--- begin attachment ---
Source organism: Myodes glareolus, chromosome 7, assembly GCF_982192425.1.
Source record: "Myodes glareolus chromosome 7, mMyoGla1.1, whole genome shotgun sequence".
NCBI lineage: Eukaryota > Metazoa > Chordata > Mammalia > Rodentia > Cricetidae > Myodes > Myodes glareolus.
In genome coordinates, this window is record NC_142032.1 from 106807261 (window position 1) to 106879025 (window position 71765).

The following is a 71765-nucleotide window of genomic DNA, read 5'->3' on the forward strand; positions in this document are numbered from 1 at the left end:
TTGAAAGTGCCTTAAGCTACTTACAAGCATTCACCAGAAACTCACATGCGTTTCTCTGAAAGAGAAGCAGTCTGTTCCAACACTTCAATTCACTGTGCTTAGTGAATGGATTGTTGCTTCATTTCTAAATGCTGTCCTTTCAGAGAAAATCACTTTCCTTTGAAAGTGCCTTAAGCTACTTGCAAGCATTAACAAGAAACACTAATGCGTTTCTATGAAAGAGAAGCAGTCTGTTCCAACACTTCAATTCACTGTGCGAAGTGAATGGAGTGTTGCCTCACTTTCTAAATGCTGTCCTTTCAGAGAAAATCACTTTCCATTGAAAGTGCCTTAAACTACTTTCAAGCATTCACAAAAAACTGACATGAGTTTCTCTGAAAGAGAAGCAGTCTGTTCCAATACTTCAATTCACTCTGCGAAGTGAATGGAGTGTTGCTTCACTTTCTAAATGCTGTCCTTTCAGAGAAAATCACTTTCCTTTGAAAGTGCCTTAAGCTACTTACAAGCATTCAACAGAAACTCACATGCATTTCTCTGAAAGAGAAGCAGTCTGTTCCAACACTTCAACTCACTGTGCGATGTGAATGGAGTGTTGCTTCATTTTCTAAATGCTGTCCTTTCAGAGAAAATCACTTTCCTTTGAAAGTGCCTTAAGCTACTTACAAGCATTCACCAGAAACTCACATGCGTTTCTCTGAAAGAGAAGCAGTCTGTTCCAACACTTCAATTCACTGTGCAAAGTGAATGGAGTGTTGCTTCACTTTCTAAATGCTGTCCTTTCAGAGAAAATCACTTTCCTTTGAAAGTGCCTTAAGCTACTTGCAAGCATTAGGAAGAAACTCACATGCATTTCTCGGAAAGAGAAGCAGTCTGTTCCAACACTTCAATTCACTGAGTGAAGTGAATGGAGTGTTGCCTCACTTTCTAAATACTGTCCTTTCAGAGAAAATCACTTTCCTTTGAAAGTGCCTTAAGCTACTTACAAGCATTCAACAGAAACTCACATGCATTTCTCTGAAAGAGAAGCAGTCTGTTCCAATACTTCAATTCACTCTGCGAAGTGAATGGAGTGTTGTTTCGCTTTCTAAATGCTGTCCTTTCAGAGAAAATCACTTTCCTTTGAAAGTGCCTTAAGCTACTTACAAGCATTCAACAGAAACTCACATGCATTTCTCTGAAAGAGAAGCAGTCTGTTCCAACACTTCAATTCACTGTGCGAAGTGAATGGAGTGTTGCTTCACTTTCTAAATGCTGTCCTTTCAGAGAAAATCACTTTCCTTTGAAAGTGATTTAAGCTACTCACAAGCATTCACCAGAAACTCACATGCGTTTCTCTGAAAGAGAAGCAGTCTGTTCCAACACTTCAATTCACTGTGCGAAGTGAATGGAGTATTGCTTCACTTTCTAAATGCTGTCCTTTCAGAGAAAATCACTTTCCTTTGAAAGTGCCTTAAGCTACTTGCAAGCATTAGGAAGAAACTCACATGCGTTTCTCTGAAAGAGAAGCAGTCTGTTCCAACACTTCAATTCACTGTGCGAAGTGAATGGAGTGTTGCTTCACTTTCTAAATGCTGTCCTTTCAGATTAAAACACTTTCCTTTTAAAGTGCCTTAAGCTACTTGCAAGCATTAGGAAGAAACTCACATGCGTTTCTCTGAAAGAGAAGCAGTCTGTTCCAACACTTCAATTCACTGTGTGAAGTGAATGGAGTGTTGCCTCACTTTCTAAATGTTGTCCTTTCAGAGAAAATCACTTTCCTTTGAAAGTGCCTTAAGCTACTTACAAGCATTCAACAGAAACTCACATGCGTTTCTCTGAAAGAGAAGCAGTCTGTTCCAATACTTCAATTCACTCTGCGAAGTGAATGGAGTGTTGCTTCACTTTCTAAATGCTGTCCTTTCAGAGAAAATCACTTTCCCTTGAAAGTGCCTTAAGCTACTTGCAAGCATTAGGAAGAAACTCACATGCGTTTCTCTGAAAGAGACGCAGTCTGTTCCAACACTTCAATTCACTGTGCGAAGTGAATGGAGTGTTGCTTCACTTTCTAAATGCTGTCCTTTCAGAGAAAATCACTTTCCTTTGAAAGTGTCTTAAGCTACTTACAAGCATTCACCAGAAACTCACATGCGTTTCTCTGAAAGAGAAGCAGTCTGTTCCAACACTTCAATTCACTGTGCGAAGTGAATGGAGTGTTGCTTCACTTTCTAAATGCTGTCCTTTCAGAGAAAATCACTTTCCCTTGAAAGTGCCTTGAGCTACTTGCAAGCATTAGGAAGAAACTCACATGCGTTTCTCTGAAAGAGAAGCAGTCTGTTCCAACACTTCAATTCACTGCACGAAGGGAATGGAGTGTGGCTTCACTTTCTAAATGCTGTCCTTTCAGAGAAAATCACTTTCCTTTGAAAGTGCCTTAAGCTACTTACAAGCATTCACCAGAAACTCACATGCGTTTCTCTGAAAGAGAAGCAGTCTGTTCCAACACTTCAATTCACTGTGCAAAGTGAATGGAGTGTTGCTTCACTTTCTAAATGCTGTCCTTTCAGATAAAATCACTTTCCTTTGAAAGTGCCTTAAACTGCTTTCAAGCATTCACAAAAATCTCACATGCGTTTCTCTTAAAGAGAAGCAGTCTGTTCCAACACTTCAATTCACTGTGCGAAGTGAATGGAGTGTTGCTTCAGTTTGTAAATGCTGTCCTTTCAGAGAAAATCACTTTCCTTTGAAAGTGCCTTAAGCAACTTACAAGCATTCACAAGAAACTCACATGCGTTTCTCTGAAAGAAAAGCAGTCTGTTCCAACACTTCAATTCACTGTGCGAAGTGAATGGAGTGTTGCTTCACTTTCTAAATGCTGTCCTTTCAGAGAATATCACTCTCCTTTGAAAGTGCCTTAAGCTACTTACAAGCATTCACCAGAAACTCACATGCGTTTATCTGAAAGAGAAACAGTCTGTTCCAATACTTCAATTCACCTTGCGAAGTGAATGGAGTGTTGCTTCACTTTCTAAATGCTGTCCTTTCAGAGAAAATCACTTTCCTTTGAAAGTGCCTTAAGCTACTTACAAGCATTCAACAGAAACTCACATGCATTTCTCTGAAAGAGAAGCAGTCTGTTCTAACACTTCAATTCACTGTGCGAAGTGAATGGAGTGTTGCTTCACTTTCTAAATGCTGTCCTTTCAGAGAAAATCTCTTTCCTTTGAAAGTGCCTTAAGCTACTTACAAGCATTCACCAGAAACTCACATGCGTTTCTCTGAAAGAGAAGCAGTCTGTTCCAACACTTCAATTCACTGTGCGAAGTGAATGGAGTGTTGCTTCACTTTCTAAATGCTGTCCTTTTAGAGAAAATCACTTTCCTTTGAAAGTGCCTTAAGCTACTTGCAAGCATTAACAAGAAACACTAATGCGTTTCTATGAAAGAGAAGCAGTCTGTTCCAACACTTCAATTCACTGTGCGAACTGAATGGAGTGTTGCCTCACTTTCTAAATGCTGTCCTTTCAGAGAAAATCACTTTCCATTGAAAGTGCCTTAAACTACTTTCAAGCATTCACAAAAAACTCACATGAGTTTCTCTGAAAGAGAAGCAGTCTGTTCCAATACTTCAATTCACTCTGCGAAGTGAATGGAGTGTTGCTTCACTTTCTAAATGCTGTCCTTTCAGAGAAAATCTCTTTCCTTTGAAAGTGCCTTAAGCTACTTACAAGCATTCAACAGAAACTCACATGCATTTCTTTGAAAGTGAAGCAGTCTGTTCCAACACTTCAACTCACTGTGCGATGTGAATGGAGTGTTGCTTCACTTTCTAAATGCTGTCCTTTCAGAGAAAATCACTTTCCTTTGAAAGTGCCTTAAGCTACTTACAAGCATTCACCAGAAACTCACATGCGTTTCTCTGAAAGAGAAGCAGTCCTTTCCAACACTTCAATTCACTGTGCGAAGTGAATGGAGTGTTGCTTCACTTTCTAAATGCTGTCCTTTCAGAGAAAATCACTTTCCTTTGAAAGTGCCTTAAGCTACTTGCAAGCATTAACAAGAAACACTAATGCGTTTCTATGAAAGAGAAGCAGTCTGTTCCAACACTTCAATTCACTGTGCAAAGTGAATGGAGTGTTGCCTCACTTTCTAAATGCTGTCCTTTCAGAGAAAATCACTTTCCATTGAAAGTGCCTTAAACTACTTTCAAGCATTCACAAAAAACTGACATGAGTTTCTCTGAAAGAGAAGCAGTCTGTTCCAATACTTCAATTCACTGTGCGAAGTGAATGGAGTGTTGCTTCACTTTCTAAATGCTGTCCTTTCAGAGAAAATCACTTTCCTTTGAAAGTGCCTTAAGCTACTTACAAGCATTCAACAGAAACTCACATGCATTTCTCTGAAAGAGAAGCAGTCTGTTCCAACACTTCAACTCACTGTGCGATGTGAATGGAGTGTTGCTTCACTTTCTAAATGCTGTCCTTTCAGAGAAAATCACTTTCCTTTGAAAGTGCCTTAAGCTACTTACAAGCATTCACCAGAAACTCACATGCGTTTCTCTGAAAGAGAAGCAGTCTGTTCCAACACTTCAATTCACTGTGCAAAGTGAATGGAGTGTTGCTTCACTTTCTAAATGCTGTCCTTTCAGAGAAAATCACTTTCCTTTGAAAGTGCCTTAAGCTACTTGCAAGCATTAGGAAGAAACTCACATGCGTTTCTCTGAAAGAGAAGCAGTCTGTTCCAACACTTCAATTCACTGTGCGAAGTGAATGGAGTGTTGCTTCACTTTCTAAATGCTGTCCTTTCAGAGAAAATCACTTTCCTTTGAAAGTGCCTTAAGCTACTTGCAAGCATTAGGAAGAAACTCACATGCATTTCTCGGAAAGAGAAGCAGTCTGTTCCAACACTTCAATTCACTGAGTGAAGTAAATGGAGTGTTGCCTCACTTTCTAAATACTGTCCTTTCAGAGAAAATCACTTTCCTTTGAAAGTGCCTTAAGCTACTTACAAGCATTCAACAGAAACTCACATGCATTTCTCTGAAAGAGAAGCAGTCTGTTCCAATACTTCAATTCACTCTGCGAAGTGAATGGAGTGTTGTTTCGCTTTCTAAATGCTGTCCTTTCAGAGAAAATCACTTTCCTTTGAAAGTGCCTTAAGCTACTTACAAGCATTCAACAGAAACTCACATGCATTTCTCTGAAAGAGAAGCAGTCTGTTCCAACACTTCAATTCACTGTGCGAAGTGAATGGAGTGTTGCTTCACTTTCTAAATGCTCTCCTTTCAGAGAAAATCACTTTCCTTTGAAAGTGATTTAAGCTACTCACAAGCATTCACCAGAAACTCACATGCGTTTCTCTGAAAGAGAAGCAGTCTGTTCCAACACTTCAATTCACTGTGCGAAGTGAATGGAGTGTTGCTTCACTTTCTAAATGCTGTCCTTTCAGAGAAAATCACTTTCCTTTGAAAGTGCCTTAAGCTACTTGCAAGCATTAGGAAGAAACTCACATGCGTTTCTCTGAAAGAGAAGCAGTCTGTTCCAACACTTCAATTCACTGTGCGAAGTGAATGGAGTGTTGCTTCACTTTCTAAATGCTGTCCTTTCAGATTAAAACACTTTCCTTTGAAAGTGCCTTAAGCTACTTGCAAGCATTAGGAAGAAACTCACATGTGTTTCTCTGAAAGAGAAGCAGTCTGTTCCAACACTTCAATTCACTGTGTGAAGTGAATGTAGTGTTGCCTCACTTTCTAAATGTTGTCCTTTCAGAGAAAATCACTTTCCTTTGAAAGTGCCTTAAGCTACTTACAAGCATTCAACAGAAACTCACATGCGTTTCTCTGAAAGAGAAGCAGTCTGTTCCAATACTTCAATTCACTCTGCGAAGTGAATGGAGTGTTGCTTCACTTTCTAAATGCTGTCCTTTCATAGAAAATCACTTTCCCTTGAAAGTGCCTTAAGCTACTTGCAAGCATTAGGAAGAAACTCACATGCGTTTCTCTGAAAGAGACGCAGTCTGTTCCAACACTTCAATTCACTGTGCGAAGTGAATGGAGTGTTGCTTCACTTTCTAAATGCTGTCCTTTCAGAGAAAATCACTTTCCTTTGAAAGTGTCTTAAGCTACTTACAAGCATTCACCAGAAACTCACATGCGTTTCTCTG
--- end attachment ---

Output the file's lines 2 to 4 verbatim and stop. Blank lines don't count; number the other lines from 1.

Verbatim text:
Source record: "Myodes glareolus chromosome 7, mMyoGla1.1, whole genome shotgun sequence".
NCBI lineage: Eukaryota > Metazoa > Chordata > Mammalia > Rodentia > Cricetidae > Myodes > Myodes glareolus.
In genome coordinates, this window is record NC_142032.1 from 106807261 (window position 1) to 106879025 (window position 71765).